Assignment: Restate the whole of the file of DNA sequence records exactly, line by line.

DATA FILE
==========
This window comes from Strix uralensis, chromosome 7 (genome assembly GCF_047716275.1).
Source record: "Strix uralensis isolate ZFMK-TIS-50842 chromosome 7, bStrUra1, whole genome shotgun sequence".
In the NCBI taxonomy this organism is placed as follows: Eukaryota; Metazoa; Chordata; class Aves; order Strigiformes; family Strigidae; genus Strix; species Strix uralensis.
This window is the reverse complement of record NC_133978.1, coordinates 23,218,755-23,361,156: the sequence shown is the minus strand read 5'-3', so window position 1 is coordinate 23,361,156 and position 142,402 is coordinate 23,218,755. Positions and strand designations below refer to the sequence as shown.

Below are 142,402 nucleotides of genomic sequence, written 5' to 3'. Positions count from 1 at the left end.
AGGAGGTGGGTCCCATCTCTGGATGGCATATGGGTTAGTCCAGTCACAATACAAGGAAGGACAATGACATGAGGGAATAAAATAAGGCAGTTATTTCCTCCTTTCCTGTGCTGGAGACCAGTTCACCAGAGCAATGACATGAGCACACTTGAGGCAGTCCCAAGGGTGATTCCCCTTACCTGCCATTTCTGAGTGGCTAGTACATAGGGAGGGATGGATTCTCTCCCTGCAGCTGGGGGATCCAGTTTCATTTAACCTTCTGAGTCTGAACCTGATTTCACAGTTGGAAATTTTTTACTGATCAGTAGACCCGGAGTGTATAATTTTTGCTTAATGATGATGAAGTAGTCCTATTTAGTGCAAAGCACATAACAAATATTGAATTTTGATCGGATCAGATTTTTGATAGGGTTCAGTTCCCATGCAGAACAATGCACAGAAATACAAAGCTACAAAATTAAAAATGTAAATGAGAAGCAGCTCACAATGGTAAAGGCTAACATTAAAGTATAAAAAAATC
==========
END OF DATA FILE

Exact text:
This window comes from Strix uralensis, chromosome 7 (genome assembly GCF_047716275.1).
Source record: "Strix uralensis isolate ZFMK-TIS-50842 chromosome 7, bStrUra1, whole genome shotgun sequence".
In the NCBI taxonomy this organism is placed as follows: Eukaryota; Metazoa; Chordata; class Aves; order Strigiformes; family Strigidae; genus Strix; species Strix uralensis.
This window is the reverse complement of record NC_133978.1, coordinates 23,218,755-23,361,156: the sequence shown is the minus strand read 5'-3', so window position 1 is coordinate 23,361,156 and position 142,402 is coordinate 23,218,755. Positions and strand designations below refer to the sequence as shown.

Below are 142,402 nucleotides of genomic sequence, written 5' to 3'. Positions count from 1 at the left end.
AGGAGGTGGGTCCCATCTCTGGATGGCATATGGGTTAGTCCAGTCACAATACAAGGAAGGACAATGACATGAGGGAATAAAATAAGGCAGTTATTTCCTCCTTTCCTGTGCTGGAGACCAGTTCACCAGAGCAATGACATGAGCACACTTGAGGCAGTCCCAAGGGTGATTCCCCTTACCTGCCATTTCTGAGTGGCTAGTACATAGGGAGGGATGGATTCTCTCCCTGCAGCTGGGGGATCCAGTTTCATTTAACCTTCTGAGTCTGAACCTGATTTCACAGTTGGAAATTTTTTACTGATCAGTAGACCCGGAGTGTATAATTTTTGCTTAATGATGATGAAGTAGTCCTATTTAGTGCAAAGCACATAACAAATATTGAATTTTGATCGGATCAGATTTTTGATAGGGTTCAGTTCCCATGCAGAACAATGCACAGAAATACAAAGCTACAAAATTAAAAATGTAAATGAGAAGCAGCTCACAATGGTAAAGGCTAACATTAAAGTATAAAAAAATC